China Labour Quarterly Issue 15
In 1993, China issued its first national regulations on enterprises’ statutory minimum wages and in 2004, it issued “Provisions on Statutory Minimum Wages” to further regulate it, requiring it to be reviewed once every two years, if not shorter. Except in 2009, when China was hit by the 2008 Financial Crisis and statutory minimum wage froze nationwide, all provinces have been in line with the legal requirement, i.e. adjusting statutory minimum wages once every two years. On 24 February 2017, the Guangdong Provincial Government issued a “Working Scheme on Reducing Costs for Real Economy Enterprises” (hereafter: the Scheme), stating that in order to reduce labour costs for enterprises, the statutory minimum wage would be reviewed once every three years and the statutory minimum wage for 2017 would be kept at the level of 2015. This is the first case in China, that minimum wage in a province remains unchanged for three years.
China is estimated to have four to six million sex workers. However, the society still holds many misconceptions about this vast number of workers. In this issue of China Labour Quarterly, we are honoured to have Dr Eileen Tsang, assistant professor of Department of Applied Social Science of City University of Hong Kong to discuss the issue with. Dr. Tsang has conducted extensive research on sex workers in China in past years. Her research aims to understand sex workers from different perspectives and hopes to eliminate the prejudice the general public has developed against sex workers.
In recent years, Chinese investment in Hong Kong has become a hot topic in the financial news. From McDonald's Corp. selling its controlling stake in its Hong Kong operations to CITIC Group, to China Telecom obtaining a MVNO (Mobile Virtual Network Operator) license in Hong Kong, all indicate that Chinese capital is taking up a sizeable share of the market in Hong Kong. According to Census and Statistics Department’s report released in December 2016, near half of Hong Kong’s foreign direct investment (FDI) in 2015 came from the British Virgin Islands, the Cayman Islands and Bermuda, the three major hot spots of offshore companies; FDI from China amounted to only 27%. It is believed that a large amount of Chinese FDI entered the Hong Kong market via offshore companies, to avoid being identified. The case of “the 88 Queensway Group” in 2015 illustrates how Chinese capital invests in foreign countries through offshore companies, its intertwined relationship between Chinese Government, state-owned enterprises and alleged corruptions.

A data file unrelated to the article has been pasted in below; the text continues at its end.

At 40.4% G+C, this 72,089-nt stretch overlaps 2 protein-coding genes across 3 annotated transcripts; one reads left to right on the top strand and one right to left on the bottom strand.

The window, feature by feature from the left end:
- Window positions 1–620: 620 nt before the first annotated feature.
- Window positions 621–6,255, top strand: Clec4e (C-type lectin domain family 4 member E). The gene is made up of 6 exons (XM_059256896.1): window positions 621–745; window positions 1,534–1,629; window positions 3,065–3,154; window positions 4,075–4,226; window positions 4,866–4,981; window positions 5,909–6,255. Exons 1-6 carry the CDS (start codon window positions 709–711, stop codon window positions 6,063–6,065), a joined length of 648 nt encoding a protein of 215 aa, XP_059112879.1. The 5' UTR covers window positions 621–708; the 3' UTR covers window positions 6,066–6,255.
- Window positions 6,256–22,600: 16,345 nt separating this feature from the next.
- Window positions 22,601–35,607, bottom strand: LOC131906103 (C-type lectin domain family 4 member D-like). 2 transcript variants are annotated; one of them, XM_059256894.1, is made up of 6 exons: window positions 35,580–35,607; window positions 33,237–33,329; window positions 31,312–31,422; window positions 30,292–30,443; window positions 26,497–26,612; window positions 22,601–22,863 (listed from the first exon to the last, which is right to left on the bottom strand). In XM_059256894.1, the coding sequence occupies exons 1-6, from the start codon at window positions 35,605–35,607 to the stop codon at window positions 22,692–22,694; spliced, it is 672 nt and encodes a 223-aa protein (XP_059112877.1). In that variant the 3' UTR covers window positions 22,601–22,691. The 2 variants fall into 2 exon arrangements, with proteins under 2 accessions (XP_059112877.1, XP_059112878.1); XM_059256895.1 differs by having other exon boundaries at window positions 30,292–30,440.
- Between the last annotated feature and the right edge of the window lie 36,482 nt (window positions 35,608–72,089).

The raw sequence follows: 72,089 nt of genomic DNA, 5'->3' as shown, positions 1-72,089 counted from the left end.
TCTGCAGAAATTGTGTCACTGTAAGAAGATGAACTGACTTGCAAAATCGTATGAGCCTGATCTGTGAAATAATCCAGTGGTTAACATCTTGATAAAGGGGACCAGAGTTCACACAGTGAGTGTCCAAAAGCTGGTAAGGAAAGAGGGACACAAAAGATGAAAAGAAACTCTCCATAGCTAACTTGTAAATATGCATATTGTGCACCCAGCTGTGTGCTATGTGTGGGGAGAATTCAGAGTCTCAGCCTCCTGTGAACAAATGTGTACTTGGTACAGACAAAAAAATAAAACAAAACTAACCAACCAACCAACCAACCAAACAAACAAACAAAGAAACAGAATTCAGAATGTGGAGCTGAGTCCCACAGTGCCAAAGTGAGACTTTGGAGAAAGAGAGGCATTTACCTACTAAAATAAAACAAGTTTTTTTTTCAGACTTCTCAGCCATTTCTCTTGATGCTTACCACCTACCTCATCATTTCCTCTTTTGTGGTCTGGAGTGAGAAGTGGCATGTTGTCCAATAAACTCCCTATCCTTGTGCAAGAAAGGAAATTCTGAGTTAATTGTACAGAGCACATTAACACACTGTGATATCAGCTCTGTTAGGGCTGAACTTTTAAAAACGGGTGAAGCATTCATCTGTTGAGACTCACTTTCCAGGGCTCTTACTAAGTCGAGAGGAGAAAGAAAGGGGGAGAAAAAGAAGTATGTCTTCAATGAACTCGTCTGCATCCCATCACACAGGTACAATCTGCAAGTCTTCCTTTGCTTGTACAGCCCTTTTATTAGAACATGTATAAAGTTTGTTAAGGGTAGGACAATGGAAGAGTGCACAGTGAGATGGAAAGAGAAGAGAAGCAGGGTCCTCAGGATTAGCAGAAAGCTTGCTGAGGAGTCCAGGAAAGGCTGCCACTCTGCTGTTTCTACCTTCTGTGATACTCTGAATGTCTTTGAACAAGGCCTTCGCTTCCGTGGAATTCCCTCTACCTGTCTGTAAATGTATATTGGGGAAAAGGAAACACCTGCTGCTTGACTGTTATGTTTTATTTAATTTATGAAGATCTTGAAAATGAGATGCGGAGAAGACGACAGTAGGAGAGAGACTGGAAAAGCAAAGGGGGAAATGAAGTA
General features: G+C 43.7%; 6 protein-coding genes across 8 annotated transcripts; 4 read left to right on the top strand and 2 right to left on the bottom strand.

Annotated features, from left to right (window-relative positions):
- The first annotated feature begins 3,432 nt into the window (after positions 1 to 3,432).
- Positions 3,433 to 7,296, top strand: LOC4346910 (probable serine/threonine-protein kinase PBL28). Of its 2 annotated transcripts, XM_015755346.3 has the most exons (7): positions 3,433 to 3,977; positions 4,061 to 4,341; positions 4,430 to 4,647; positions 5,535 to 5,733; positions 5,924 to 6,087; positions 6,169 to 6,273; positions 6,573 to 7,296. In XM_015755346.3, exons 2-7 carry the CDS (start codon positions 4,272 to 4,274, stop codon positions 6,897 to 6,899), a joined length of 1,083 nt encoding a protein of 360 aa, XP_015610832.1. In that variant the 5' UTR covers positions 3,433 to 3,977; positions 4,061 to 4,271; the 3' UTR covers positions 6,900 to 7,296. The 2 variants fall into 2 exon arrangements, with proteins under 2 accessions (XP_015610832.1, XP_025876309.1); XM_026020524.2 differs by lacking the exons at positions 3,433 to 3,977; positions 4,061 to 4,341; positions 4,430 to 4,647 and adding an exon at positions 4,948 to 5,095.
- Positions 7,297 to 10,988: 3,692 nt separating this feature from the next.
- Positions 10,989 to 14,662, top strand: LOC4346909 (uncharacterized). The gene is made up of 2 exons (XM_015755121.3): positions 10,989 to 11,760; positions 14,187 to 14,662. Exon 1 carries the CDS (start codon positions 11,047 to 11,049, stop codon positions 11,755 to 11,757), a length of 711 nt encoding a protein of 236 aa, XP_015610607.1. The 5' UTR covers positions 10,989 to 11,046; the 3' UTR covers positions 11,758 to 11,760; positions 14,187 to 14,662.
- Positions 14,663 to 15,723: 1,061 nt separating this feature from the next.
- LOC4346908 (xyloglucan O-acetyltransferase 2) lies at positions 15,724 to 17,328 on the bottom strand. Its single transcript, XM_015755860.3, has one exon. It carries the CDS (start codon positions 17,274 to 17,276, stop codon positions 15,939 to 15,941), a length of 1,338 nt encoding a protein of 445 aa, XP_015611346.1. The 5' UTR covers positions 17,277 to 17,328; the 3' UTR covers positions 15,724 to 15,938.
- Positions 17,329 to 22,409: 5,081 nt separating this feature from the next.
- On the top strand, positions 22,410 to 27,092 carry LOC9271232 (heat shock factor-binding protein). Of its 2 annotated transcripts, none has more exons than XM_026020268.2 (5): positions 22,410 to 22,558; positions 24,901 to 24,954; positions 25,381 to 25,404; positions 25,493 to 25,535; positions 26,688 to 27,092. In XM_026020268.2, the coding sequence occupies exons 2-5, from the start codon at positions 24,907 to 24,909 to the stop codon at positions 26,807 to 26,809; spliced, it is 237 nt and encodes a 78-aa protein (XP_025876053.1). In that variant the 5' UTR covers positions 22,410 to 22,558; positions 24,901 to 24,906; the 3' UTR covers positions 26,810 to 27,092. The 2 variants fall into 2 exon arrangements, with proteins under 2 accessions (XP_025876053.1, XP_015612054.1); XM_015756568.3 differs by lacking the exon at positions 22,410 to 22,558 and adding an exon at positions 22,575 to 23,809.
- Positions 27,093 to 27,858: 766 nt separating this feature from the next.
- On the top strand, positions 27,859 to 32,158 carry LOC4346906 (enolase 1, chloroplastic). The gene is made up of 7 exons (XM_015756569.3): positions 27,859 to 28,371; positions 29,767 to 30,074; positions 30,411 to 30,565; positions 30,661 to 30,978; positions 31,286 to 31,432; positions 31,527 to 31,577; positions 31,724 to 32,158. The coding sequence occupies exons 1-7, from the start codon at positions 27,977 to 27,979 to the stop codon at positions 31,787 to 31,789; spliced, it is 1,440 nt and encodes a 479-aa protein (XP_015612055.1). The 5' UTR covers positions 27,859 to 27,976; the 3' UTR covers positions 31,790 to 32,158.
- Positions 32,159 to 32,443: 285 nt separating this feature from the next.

Chinese labour activist Meng Han was sentenced to a prison term of 21 months by Panyu District Court of Guangzhou City on 3 November 2016, for "gathering crowds to disrupt public order" as he helped organize workers to defend their rights. He was then sent to serve his sentence in Shaoguan Prison of Guangdong Province and is expected to be released in September 2017. Together with the detention prior the sentence, Meng has been detained for over 16 months. Since his detention on 3 December 2015, his family has attempted to visit him over a dozen times but in vain. No matter it was the No.1 Detention Centre of Guangzhou or Shaoguan Prison, the authorities denied his family’s rights to see him. In late March 2017, Meng’s parents visited Shaoguan Prison again and was told that Meng had been going through education and therefore could not be visited. Frustrated, his family made various complaints at the Bureau of Public Security and never received any feedback. Now, they start to feel extremely worried about Meng’s conditions.